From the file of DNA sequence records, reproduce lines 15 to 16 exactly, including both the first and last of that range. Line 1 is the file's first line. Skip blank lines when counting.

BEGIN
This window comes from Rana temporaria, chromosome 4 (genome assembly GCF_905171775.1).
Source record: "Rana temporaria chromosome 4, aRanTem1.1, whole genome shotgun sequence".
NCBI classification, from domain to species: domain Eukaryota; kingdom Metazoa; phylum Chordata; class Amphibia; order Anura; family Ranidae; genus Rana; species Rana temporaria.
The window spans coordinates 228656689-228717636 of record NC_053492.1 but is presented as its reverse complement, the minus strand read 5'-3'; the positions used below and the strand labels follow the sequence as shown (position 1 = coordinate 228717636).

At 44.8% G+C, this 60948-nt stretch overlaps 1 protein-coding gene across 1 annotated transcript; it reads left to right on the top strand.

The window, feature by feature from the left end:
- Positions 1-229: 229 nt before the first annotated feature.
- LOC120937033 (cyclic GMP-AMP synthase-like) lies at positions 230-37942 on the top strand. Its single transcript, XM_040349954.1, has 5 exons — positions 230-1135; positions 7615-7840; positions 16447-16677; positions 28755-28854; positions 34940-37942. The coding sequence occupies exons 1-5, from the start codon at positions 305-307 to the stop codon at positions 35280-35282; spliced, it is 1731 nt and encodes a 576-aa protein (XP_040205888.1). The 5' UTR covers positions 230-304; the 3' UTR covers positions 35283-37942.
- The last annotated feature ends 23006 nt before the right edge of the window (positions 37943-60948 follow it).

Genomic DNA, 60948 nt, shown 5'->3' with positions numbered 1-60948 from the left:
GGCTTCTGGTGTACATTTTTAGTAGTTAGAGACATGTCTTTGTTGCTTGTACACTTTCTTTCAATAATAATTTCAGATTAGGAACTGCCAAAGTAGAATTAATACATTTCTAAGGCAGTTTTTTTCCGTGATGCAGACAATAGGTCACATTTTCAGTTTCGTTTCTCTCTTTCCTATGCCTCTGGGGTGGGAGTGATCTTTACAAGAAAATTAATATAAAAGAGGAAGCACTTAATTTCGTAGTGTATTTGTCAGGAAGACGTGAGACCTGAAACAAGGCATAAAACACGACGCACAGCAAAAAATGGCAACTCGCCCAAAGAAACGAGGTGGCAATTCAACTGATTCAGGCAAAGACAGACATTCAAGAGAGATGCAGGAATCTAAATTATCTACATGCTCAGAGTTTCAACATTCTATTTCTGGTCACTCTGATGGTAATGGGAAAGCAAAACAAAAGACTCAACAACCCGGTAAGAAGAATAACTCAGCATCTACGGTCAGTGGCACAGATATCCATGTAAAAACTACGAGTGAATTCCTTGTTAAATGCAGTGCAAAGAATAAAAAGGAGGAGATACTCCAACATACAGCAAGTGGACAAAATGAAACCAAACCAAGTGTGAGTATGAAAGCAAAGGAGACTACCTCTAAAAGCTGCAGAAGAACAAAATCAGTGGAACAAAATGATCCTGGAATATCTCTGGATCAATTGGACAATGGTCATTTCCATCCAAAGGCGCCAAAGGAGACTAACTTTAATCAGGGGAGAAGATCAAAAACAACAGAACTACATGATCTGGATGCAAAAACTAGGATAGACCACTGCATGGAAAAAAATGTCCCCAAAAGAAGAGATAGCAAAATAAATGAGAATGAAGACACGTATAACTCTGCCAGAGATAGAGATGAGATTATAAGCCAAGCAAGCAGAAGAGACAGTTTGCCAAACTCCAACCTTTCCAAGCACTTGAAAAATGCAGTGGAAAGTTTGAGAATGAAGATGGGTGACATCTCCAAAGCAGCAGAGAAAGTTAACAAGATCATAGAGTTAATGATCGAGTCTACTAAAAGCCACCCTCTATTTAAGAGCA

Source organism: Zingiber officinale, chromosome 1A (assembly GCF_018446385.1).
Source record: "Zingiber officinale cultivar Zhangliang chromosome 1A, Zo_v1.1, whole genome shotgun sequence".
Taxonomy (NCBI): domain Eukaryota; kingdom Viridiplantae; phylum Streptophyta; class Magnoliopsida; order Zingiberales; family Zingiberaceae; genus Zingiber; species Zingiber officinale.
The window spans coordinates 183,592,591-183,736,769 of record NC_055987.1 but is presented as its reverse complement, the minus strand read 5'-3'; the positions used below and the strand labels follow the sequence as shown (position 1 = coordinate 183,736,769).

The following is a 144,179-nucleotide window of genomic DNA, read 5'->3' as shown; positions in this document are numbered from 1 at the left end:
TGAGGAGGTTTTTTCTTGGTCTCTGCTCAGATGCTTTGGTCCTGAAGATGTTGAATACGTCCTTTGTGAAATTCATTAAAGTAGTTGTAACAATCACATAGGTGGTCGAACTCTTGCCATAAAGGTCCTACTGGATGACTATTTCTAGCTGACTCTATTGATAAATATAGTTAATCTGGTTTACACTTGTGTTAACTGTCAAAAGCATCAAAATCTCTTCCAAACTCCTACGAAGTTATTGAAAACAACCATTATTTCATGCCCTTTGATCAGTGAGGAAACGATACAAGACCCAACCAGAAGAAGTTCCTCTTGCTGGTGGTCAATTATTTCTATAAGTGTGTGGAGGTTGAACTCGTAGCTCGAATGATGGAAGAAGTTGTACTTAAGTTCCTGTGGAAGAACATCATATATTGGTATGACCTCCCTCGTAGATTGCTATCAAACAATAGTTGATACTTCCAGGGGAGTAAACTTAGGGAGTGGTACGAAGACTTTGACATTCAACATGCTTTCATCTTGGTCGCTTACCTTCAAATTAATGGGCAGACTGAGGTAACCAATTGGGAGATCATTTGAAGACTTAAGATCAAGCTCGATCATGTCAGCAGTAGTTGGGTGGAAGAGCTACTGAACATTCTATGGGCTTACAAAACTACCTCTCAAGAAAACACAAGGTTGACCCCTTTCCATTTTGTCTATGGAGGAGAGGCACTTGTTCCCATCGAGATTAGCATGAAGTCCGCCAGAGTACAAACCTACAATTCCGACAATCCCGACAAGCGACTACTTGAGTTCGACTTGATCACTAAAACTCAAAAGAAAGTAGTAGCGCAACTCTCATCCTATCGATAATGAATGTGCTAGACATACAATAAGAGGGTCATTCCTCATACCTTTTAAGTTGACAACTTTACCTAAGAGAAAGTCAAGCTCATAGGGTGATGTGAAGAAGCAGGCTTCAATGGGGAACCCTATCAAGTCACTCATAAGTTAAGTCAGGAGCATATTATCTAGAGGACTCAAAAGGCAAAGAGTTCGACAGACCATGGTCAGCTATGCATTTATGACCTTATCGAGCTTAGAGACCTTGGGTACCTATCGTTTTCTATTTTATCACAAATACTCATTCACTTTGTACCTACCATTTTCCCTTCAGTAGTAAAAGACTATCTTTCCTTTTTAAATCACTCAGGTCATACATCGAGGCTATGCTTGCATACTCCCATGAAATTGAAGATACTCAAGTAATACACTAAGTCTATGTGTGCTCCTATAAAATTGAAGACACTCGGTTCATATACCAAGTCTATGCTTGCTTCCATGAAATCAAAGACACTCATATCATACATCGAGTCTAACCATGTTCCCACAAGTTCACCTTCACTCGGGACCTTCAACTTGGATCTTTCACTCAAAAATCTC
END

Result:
The window spans coordinates 183,592,591-183,736,769 of record NC_055987.1 but is presented as its reverse complement, the minus strand read 5'-3'; the positions used below and the strand labels follow the sequence as shown (position 1 = coordinate 183,736,769).

The following is a 144,179-nucleotide window of genomic DNA, read 5'->3' as shown; positions in this document are numbered from 1 at the left end: